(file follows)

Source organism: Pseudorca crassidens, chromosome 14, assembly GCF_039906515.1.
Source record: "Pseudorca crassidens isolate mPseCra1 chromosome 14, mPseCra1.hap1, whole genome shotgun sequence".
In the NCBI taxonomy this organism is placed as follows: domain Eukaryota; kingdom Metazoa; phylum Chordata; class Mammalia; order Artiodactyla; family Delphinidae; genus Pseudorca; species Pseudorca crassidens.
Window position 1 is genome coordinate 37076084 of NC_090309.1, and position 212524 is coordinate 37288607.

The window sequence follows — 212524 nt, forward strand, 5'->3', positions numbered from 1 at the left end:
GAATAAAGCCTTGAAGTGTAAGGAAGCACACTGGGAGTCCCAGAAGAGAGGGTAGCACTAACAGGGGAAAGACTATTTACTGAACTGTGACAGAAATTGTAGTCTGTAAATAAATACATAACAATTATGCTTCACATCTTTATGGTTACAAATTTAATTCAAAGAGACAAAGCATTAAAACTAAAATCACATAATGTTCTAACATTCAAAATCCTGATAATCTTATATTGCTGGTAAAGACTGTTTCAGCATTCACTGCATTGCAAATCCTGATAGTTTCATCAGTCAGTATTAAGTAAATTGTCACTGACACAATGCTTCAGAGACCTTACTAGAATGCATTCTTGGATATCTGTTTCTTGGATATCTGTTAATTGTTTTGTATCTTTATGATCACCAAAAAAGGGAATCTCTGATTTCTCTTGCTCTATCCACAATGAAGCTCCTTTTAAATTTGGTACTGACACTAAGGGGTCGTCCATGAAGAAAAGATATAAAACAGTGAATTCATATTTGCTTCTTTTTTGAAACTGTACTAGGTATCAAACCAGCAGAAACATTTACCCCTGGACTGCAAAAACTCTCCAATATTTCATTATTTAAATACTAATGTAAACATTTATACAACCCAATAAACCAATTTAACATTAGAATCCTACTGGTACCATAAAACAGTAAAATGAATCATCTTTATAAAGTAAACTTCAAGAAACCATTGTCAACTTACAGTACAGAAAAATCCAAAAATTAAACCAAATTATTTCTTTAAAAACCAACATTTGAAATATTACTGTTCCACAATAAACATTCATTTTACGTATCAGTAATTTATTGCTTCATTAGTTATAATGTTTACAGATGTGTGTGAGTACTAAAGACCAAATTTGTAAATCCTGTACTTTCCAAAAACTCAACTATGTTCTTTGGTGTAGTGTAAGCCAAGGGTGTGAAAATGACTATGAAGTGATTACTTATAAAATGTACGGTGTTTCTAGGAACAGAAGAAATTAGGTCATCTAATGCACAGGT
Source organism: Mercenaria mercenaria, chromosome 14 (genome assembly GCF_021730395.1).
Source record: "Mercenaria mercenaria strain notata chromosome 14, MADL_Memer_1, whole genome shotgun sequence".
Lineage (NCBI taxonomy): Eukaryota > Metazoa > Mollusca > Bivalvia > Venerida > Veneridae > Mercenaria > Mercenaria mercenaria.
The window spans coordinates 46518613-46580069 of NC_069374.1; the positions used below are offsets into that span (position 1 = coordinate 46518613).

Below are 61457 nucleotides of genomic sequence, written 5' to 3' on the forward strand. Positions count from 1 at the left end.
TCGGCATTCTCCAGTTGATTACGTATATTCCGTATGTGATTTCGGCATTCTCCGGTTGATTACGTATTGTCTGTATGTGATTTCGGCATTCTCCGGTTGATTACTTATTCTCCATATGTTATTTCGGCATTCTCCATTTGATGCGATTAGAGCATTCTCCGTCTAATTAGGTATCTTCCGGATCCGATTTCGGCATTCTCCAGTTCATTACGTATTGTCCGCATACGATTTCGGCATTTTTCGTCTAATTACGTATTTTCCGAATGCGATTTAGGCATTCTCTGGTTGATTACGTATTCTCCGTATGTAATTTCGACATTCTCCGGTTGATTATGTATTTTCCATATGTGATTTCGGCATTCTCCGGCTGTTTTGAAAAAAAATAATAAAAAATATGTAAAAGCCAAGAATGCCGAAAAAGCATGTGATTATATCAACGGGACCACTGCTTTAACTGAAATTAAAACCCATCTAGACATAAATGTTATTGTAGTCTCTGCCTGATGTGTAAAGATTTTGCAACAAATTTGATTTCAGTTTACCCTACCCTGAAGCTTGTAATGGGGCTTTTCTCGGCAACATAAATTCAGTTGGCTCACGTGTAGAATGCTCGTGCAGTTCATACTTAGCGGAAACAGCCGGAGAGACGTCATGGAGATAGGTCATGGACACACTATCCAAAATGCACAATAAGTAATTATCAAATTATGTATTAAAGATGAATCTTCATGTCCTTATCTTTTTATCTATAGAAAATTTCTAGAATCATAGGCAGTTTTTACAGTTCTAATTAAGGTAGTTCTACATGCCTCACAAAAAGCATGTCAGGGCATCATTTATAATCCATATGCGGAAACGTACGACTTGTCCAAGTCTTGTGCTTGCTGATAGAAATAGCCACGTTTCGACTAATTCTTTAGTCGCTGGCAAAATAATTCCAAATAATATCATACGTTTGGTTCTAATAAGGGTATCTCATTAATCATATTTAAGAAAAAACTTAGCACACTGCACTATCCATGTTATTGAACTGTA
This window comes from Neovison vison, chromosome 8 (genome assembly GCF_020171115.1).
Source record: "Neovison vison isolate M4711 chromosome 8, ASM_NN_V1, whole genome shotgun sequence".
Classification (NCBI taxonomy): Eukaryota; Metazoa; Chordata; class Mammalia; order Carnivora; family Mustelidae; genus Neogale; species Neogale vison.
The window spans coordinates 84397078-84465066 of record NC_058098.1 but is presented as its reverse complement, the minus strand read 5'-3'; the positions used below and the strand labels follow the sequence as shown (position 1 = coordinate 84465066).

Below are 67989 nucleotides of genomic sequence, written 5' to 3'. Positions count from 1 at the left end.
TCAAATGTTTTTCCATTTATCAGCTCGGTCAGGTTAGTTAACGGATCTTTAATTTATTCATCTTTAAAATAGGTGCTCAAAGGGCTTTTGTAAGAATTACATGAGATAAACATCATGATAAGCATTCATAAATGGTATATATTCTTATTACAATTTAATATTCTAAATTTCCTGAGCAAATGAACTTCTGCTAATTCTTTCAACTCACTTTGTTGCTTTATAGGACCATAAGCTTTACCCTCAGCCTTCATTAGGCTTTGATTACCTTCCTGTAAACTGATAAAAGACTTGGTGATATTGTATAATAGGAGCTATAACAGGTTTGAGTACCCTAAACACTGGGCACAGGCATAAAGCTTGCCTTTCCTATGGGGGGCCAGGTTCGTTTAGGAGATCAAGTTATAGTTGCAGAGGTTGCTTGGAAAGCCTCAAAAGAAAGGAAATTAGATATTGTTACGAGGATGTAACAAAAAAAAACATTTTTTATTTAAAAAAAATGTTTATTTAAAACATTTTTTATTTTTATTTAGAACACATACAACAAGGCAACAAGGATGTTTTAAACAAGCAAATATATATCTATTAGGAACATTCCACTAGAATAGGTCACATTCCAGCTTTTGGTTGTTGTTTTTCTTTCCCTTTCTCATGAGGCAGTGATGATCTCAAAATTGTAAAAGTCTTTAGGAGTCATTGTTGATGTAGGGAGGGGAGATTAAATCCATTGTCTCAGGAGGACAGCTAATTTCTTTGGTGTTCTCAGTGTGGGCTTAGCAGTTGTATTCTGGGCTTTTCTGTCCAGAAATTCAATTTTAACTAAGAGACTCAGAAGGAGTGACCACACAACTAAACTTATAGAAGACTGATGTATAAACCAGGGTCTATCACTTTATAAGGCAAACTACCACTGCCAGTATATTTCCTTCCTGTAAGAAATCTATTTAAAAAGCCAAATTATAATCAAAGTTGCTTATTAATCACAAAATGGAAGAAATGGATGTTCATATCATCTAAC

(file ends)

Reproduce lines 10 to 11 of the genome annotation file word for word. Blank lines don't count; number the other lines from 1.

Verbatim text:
The window spans coordinates 46518613-46580069 of NC_069374.1; the positions used below are offsets into that span (position 1 = coordinate 46518613).

Below are 61457 nucleotides of genomic sequence, written 5' to 3' on the forward strand. Positions count from 1 at the left end.